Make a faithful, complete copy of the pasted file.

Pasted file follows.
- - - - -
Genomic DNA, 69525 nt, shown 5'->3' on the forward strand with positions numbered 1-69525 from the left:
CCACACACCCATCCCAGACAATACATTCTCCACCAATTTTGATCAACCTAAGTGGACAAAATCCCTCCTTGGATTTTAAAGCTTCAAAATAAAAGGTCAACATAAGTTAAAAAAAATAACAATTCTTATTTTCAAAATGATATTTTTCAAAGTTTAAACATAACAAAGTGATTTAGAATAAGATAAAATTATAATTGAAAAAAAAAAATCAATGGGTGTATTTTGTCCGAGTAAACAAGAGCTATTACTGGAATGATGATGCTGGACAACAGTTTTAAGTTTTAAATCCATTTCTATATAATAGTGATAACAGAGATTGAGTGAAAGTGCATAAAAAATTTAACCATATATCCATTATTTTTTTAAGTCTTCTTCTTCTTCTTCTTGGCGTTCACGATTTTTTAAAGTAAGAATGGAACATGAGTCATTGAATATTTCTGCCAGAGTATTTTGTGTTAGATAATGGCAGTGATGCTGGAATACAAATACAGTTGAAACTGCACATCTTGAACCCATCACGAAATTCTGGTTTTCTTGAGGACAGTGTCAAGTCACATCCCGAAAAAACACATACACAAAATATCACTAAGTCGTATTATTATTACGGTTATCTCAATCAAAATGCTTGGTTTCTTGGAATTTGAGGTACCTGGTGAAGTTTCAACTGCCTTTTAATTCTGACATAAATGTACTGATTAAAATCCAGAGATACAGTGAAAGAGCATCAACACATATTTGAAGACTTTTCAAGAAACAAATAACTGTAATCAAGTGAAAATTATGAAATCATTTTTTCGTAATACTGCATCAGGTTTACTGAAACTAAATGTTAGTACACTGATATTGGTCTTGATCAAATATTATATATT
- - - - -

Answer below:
Genomic DNA, 69525 nt, shown 5'->3' on the forward strand with positions numbered 1-69525 from the left:
CCACACACCCATCCCAGACAATACATTCTCCACCAATTTTGATCAACCTAAGTGGACAAAATCCCTCCTTGGATTTTAAAGCTTCAAAATAAAAGGTCAACATAAGTTAAAAAAAATAACAATTCTTATTTTCAAAATGATATTTTTCAAAGTTTAAACATAACAAAGTGATTTAGAATAAGATAAAATTATAATTGAAAAAAAAAAATCAATGGGTGTATTTTGTCCGAGTAAACAAGAGCTATTACTGGAATGATGATGCTGGACAACAGTTTTAAGTTTTAAATCCATTTCTATATAATAGTGATAACAGAGATTGAGTGAAAGTGCATAAAAAATTTAACCATATATCCATTATTTTTTTAAGTCTTCTTCTTCTTCTTCTTGGCGTTCACGATTTTTTAAAGTAAGAATGGAACATGAGTCATTGAATATTTCTGCCAGAGTATTTTGTGTTAGATAATGGCAGTGATGCTGGAATACAAATACAGTTGAAACTGCACATCTTGAACCCATCACGAAATTCTGGTTTTCTTGAGGACAGTGTCAAGTCACATCCCGAAAAAACACATACACAAAATATCACTAAGTCGTATTATTATTACGGTTATCTCAATCAAAATGCTTGGTTTCTTGGAATTTGAGGTACCTGGTGAAGTTTCAACTGCCTTTTAATTCTGACATAAATGTACTGATTAAAATCCAGAGATACAGTGAAAGAGCATCAACACATATTTGAAGACTTTTCAAGAAACAAATAACTGTAATCAAGTGAAAATTATGAAATCATTTTTTCGTAATACTGCATCAGGTTTACTGAAACTAAATGTTAGTACACTGATATTGGTCTTGATCAAATATTATATATT